It’s not a surprise anymore that the coronavirus pandemic has strongly affected the financial markets. However, no one could have expected that the number of bankruptcy filings would reach records of the financial crisis in 2008-2009.

COVID-19 revealed the underlying problems of many companies. Most of them had to file for bankruptcy protection to stay afloat. As not only US enterprises are dealing with Chapter 11 cases, the list of bankrupts is enormous. Let’s consider the most famous retail firms that have to deal with restructuring plans in order to retain at least a part of their businesses.

Giant Retailers

Coronavirus restrictions forced retailers to close their stores, which led to unprecedented losses. Moreover, people reduced the number of online purchases, thus limiting companies’ chances to find a way to recover from the crisis. 

J. Crew Group Inc.

J. Crew Group Inc. is a multi-brand retailer of apparel and accessories. On April 4, 2020, it applied for Chapter 11 bankruptcy and became the first national retailer in the US that filed for bankruptcy since the coronavirus spread. The company agreed with its lenders to exchange approximately $1.65 billion of its debt into equity. After doing so, the company managed to continue its day-to-day operations.

True Religion

True Religion applied for bankruptcy protection on April 13, 2020. It became the company’s second bankruptcy procedure within only three years. As with the other companies, the coronavirus outbreak became a reason for the continuing weakness of its business. Before the filing, True Religion furloughed all of its employees who were considered to be non-essential. 

In 2017, the company closed some of its stores, invested in e-commerce, and got rid of $350 million of debt before getting on rails.  

J.C. Penney Corporation

Imagine the size of the crisis if even J.C. Penney Corporation, a 118-year-old company, had to deal with restructuring procedures. It was among the first companies which disclosed its willingness to file for bankruptcy. The company has been suffering losses for years without any ability to turn a profit since 2011. The pandemic just exacerbated its troubles. 

On May 15, the clothing retailer had to consider bankruptcy as the coronavirus pandemic hit its business, causing it to go into about $4 billion in debt. During the restructuring process, the company will have to close 30% of its stores. 

Hertz Corporation

Hertz applied for bankruptcy protection on May 22. The company rents and leases cars and trucks in the US and internationally. The dramatic effect of COVID-19 on the travel industry caused a sharp deterioration in the company’s revenue and future bookings. 12,000 of the Hertz’s employees in North America have lost their jobs, and 4,000 are furloughed. Like other giant companies, Hertz plans to stay in business during the restructuring process.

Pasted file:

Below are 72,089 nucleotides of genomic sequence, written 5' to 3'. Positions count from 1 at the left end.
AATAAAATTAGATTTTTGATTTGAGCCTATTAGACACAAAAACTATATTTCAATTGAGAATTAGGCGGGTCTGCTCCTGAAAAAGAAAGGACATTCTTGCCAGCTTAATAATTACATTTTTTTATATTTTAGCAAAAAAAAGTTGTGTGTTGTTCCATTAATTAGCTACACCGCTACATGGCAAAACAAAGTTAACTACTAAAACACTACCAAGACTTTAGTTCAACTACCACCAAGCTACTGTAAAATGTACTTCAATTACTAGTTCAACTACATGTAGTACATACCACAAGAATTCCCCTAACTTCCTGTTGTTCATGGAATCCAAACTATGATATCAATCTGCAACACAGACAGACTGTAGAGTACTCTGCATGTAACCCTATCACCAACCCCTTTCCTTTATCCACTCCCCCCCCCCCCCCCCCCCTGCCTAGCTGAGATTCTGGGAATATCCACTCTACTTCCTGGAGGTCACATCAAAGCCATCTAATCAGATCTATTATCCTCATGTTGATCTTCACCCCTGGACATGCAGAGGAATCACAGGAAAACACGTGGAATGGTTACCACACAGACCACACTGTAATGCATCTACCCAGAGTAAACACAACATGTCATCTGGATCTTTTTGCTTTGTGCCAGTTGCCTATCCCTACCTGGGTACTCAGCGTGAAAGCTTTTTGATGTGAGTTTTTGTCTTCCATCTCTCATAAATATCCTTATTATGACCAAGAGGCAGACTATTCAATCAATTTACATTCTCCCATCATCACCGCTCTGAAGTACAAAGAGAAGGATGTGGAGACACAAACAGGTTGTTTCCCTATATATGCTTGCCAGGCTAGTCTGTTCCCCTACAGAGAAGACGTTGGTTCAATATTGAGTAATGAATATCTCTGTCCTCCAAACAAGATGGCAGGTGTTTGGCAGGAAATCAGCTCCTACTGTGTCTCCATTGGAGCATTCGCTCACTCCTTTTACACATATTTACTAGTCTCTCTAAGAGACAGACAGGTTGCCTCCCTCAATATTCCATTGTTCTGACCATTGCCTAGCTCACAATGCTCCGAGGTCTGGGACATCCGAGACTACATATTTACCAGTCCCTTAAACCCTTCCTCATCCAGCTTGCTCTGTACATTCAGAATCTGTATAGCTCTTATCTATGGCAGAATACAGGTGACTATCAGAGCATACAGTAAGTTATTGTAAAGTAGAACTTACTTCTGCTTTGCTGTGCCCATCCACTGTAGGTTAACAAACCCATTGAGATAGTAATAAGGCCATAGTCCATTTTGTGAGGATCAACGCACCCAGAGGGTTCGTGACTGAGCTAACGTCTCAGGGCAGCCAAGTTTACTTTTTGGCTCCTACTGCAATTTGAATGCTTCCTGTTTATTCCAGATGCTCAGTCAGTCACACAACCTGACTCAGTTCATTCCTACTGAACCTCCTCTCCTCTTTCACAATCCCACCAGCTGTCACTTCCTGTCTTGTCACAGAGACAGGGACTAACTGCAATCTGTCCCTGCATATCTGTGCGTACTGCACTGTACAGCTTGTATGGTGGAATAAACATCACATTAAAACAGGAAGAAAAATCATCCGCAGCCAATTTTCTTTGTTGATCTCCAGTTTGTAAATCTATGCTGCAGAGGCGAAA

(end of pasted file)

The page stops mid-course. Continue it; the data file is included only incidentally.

Just a month before filing for bankruptcy protection, Hertz was under suspicion for giving million-dollar bonuses to its executives.

Neiman Marcus

On May 7, 2020, Neiman Marcus decided to file for bankruptcy protection after the dismissal of 14,000 employees. The company’s debt amounted to $4.8 billion.

Neiman Marcus was founded 113 years ago. Before filing for bankruptcy, the company had 69 stores. Neiman Marcus’s problems started a long before the coronavirus spread. Firstly, the business had been struggling due to the increasing trend of online stores. Secondly, it was taken private by Ares Management and the Canada Pension Plan Investment Board for $6 billion in 2013.

Tuesday Morning

Again, this company’s problems go back before the crisis started expanding. Nevertheless, the prolonged store’s closure led to the final step. On May 27, the company filed for Chapter 11 bankruptcy protection. To reorganize the business, Tuesday Morning will have to close nearly 270 of 700 stores in the US.

Pier 1

Although other retailers still have chances to recover, Pier 1 has lost its opportunity. The company applied for bankruptcy protection on February 17. In June, it received permission from the bankruptcy court to shut down its business forever. The company will have to close all its stores by the end of October. The company is supposed to sell its intellectual property within several months.

Like other companies, Pier 1 was in trouble before the pandemic. Before February, it planned to close 450 of its stores and lay off its employees to cut expenses.

Even Worse 

Although the coronavirus spread seems to slow down, analysts expect a continuing increase in bankruptcy cases. 

Nordea predicts the market will experience a wave of bankruptcy in the US. To confirm the rise of filings, the bank counted the interconnection between the unemployment rate and a number of bankruptcy cases within 15 years. It’s worth reminding the unemployment in the US has reached 14.7%, the highest level since the Great Depression.


To conclude, although many retailers have been going through hard times, following bankruptcy procedures doesn’t mean that a company will be kicked out of the market. A Chapter 11 filing allows a company to restructure its debt and return to business. Many famous companies have dealt with bankruptcy and got back their success.

Nevertheless, investors should be careful as the number of bankruptcy cases will rise until the financial markets recover from the coronavirus pandemic. If you fear to invest in the wrong company, seek counsel from experts. Einvestment professionals are always informed about the latest market events.